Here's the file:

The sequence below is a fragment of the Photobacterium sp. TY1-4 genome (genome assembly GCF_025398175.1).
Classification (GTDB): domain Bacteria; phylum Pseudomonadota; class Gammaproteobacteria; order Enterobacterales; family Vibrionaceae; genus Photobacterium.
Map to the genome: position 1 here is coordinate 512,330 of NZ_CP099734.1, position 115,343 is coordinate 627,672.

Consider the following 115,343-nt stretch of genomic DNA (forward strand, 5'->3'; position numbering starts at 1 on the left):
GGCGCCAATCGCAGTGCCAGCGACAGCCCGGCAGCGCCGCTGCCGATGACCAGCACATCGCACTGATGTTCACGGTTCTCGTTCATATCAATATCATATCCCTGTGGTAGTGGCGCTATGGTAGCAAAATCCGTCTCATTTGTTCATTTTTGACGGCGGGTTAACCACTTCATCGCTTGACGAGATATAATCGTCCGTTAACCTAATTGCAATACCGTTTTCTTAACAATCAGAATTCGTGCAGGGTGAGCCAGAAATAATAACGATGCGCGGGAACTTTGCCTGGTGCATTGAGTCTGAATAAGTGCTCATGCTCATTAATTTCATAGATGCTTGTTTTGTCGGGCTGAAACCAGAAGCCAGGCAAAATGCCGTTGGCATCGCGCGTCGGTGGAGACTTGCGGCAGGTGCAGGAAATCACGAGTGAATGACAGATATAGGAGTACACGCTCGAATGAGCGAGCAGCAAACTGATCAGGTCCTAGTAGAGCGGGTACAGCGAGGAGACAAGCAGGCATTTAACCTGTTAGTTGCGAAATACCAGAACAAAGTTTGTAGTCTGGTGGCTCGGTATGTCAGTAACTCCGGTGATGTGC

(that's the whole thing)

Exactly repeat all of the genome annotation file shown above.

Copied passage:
The sequence below is a fragment of the Photobacterium sp. TY1-4 genome (genome assembly GCF_025398175.1).
Classification (GTDB): domain Bacteria; phylum Pseudomonadota; class Gammaproteobacteria; order Enterobacterales; family Vibrionaceae; genus Photobacterium.
Map to the genome: position 1 here is coordinate 512,330 of NZ_CP099734.1, position 115,343 is coordinate 627,672.

Consider the following 115,343-nt stretch of genomic DNA (forward strand, 5'->3'; position numbering starts at 1 on the left):
GGCGCCAATCGCAGTGCCAGCGACAGCCCGGCAGCGCCGCTGCCGATGACCAGCACATCGCACTGATGTTCACGGTTCTCGTTCATATCAATATCATATCCCTGTGGTAGTGGCGCTATGGTAGCAAAATCCGTCTCATTTGTTCATTTTTGACGGCGGGTTAACCACTTCATCGCTTGACGAGATATAATCGTCCGTTAACCTAATTGCAATACCGTTTTCTTAACAATCAGAATTCGTGCAGGGTGAGCCAGAAATAATAACGATGCGCGGGAACTTTGCCTGGTGCATTGAGTCTGAATAAGTGCTCATGCTCATTAATTTCATAGATGCTTGTTTTGTCGGGCTGAAACCAGAAGCCAGGCAAAATGCCGTTGGCATCGCGCGTCGGTGGAGACTTGCGGCAGGTGCAGGAAATCACGAGTGAATGACAGATATAGGAGTACACGCTCGAATGAGCGAGCAGCAAACTGATCAGGTCCTAGTAGAGCGGGTACAGCGAGGAGACAAGCAGGCATTTAACCTGTTAGTTGCGAAATACCAGAACAAAGTTTGTAGTCTGGTGGCTCGGTATGTCAGTAACTCCGGTGATGTGC